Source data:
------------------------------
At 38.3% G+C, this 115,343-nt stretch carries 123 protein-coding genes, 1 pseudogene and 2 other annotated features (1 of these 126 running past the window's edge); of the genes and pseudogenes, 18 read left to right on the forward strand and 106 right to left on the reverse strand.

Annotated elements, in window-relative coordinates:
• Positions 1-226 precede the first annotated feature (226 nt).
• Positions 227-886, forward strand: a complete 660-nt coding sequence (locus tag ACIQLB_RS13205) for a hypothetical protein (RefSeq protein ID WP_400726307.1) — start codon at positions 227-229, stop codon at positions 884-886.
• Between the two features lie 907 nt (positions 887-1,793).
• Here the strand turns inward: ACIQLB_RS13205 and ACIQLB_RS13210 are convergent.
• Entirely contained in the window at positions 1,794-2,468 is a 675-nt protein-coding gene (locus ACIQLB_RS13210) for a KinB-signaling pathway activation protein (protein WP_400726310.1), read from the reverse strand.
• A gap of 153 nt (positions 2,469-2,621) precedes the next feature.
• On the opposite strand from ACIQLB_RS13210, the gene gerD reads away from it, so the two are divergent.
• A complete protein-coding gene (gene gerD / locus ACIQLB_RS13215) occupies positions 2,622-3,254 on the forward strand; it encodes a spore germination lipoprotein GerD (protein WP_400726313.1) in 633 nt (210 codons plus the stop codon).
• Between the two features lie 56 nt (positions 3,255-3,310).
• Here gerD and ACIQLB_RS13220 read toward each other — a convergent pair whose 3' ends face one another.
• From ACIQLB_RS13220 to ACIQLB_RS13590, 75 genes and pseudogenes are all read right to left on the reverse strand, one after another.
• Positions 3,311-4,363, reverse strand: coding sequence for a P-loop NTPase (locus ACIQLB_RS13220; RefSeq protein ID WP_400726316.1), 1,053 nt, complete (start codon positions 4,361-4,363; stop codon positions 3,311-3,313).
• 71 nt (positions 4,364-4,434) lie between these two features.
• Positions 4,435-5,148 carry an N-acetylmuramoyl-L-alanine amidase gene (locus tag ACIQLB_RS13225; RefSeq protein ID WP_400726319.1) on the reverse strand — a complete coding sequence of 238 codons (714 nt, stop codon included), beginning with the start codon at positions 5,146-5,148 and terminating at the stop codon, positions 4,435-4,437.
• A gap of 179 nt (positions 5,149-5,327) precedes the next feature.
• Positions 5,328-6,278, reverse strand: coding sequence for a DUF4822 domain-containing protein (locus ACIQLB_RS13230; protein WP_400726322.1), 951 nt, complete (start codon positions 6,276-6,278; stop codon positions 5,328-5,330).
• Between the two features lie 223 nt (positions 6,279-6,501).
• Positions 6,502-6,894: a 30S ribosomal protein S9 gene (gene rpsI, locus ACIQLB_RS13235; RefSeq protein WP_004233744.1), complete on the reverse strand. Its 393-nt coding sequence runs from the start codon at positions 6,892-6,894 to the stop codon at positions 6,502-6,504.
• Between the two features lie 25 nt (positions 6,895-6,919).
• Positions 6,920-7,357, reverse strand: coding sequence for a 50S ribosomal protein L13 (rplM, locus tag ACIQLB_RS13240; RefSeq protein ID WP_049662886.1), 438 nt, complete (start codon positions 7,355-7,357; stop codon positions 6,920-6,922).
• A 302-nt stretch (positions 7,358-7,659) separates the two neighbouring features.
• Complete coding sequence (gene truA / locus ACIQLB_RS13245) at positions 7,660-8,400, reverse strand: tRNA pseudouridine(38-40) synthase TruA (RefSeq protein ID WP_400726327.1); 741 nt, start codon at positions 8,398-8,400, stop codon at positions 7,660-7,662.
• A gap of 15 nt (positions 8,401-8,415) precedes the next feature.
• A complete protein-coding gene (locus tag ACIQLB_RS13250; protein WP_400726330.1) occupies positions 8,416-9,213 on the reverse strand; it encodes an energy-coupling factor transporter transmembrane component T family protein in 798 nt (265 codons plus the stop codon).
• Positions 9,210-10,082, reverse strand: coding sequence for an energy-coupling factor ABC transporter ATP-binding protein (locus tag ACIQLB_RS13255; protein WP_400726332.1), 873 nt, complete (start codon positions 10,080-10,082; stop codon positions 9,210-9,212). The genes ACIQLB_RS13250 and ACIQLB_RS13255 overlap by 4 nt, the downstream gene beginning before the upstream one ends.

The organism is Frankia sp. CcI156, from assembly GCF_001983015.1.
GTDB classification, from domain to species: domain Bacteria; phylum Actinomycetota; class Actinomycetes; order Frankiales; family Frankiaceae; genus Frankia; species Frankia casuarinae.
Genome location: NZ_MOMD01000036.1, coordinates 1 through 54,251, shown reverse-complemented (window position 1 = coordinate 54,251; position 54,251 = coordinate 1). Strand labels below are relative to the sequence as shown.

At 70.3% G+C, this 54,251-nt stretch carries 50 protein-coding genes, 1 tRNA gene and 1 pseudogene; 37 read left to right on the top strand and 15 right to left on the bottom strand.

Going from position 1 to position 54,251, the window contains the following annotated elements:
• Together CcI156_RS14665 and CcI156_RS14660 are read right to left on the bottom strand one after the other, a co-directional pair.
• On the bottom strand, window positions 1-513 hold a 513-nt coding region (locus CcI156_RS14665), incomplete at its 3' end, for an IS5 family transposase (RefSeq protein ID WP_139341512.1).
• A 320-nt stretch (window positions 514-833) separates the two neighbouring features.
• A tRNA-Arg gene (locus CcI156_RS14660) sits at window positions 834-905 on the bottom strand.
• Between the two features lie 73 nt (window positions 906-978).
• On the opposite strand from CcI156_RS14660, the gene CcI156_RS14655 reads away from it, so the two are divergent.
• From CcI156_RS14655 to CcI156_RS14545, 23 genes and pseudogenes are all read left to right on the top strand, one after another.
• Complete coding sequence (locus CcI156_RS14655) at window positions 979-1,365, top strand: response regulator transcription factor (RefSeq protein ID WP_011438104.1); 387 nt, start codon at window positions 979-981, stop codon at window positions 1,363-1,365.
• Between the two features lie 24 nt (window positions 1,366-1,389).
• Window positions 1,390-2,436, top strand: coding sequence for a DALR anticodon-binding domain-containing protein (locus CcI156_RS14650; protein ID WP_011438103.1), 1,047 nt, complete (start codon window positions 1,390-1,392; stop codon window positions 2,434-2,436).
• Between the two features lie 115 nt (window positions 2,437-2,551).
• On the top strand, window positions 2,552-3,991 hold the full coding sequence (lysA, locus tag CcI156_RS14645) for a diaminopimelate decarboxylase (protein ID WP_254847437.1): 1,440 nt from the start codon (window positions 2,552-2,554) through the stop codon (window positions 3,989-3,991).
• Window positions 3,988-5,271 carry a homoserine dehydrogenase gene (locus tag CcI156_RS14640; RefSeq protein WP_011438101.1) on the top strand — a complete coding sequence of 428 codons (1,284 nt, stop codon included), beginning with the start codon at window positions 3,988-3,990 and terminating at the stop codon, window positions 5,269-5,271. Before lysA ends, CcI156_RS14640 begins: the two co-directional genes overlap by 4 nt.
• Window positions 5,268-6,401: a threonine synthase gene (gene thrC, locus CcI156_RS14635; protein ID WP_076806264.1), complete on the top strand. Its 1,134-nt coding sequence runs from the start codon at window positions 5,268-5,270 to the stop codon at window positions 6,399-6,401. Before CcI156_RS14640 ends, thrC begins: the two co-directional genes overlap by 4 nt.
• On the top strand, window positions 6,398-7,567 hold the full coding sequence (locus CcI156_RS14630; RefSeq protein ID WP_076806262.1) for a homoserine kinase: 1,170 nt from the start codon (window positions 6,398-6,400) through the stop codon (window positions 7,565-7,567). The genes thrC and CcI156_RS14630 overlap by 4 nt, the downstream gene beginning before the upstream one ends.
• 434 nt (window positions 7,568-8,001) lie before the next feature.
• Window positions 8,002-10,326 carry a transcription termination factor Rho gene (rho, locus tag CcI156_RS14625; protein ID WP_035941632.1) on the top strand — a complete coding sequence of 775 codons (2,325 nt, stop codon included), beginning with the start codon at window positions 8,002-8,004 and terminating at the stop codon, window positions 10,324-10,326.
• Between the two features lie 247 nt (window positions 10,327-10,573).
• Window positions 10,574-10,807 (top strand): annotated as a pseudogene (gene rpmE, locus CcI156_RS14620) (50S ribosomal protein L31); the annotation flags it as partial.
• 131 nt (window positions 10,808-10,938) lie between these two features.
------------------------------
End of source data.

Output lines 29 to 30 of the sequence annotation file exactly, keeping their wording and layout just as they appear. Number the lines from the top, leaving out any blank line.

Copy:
GTDB classification, from domain to species: domain Bacteria; phylum Actinomycetota; class Actinomycetes; order Frankiales; family Frankiaceae; genus Frankia; species Frankia casuarinae.
Genome location: NZ_MOMD01000036.1, coordinates 1 through 54,251, shown reverse-complemented (window position 1 = coordinate 54,251; position 54,251 = coordinate 1). Strand labels below are relative to the sequence as shown.